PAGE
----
Building in African countries with 3D printing

Raul Pantaleo, co-founder of TAMassociati, tells us what it means to become designers for the NGO Emergency to construct a 3D-printed pediatric clinic prototype in Africa.

TAMassociati is an international architectural firm distinguished by its ethical, humanitarian, and sustainable approach. Their building solutions worldwide improve lives, strengthen communities, and offer creative responses to climate change.

What’s your idea of the future? 

A million-dollar question… Certainly, we struggle to have a collective vision of the future and where we are heading. This deficiency is closely related to the fear of climate change. 

As a Western society, we’re heavily reliant on a comfort we’ve gained at the expense of the rest of the planet, a comfort that now seems irreplaceable.

One thing is for sure; we’ll need to tackle our economic model. I emphasize this point: our economic system is just not sustainable. It leads to equally unsustainable social and environmental patterns.

We must rethink how we inhabit this world, how we consume – I mean, we’re living in a crazy world.

Yesterday, as I was reading Vitruvius, he mentioned that cities work when they have agricultural areas around them that allow them to survive. For us, this concept has completely fallen apart; our cities lack any kind of autonomy or resilience.

What does innovation mean to you?

There are two different strands, especially when we think about the world of sustainability.

One argues for a reevaluation of the economic and consumption model, while the other, more positivist, places faith in technological development.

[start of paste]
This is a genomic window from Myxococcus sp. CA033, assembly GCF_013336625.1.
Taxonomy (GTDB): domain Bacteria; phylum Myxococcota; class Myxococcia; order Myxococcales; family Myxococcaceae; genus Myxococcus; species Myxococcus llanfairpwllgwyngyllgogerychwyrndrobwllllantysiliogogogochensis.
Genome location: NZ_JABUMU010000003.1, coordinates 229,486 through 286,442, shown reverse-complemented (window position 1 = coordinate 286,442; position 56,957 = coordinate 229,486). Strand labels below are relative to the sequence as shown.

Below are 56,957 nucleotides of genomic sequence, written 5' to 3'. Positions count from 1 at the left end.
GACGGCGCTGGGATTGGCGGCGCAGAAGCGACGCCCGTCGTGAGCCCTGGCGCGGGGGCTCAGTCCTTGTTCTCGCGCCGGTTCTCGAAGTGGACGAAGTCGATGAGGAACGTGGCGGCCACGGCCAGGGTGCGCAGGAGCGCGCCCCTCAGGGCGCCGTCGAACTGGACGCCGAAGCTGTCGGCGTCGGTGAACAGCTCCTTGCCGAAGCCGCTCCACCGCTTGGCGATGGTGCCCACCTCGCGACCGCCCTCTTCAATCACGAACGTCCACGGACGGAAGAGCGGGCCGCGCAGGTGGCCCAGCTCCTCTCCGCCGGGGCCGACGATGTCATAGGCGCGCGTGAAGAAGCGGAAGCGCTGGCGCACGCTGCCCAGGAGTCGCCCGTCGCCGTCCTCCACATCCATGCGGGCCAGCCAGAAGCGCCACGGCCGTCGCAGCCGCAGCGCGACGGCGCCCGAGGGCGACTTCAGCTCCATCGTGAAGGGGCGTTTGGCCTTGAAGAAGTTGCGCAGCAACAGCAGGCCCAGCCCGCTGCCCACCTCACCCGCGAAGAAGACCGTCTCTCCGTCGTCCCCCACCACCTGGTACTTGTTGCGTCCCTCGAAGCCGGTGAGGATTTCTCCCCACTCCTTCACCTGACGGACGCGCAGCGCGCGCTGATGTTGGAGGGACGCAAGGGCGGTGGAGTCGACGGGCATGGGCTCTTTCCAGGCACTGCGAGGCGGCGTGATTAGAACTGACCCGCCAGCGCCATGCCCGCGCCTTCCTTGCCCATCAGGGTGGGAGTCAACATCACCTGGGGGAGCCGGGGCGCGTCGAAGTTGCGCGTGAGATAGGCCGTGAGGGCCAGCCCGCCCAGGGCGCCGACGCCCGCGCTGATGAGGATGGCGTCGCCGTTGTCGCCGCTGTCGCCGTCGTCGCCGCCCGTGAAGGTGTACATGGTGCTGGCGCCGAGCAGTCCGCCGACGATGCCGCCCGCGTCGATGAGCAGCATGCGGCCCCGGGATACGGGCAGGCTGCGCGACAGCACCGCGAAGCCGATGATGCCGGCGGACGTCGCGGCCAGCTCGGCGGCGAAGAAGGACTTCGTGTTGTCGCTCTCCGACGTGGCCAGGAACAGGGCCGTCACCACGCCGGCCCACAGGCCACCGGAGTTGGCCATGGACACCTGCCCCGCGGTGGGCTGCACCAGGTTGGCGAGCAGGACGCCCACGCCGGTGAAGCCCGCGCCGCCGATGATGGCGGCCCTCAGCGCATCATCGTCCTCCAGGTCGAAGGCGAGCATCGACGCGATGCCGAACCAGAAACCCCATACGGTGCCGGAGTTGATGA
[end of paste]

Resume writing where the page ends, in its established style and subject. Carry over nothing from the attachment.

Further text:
Now, these two strands, though philosophically opposed, must converge and move forward in parallel.

I mean, it’s pointless to think of solving the CO2 problem through machines built by people exploited like slaves.

Technology plays a fundamental role, but it can’t be separated from a philosophical perspective. We need to frame our actions within philosophical frameworks.

I always emphasize this point: in all universities, there should be mandatory philosophy courses, regardless of the field.

What are the challenges and difficulties that architecture faces when working in the most disadvantaged places on our planet?

We’ve learned to be resourceful. When you operate in settings with limited finances, energy, and minimal security, you become resourceful and focus on what’s truly necessary.

For instance, if the UNHCR (United Nations High Commissioner for Refugees) allocates $150 for each refugee shelter, it’s clear that if you can build one for $300, you’ll only be able to assist half the people.

Architecture should prioritize the themes of economy and resourcefulness in its designs.

The issue is that the linear process that has traditionally governed the field of architecture, with the architect at the helm, is no longer sustainable.

we need to encourage a systemic, collaborative approach involving designers, economists, scientists, researchers, and anthropologists.

Architecture isn’t quite ready for this shift; we are still attached to the idea of the individual author or star architect.

Palladio and the other great architects of his time constructed 2% or 1%, but it’s obvious that you can’t ask Palladio to make the columns shorter due to budget constraints.

The problem arises when we think we can build an entire city using the same criteria as Palladio. Personally, as a professional and ethical choice, I am interested in that remaining 98%.

When you work in extreme contexts, how much importance do you give to design and beauty?

What’s useful is automatically beautiful. In fact, the word “beauty” in Greek etymology means ‘beautiful and useful.’ I’ve started using the word “bellitudine”, which is a bit of a mishmash from the English “beautyness.” Bellitudine is a kind of raw, ethereal beauty.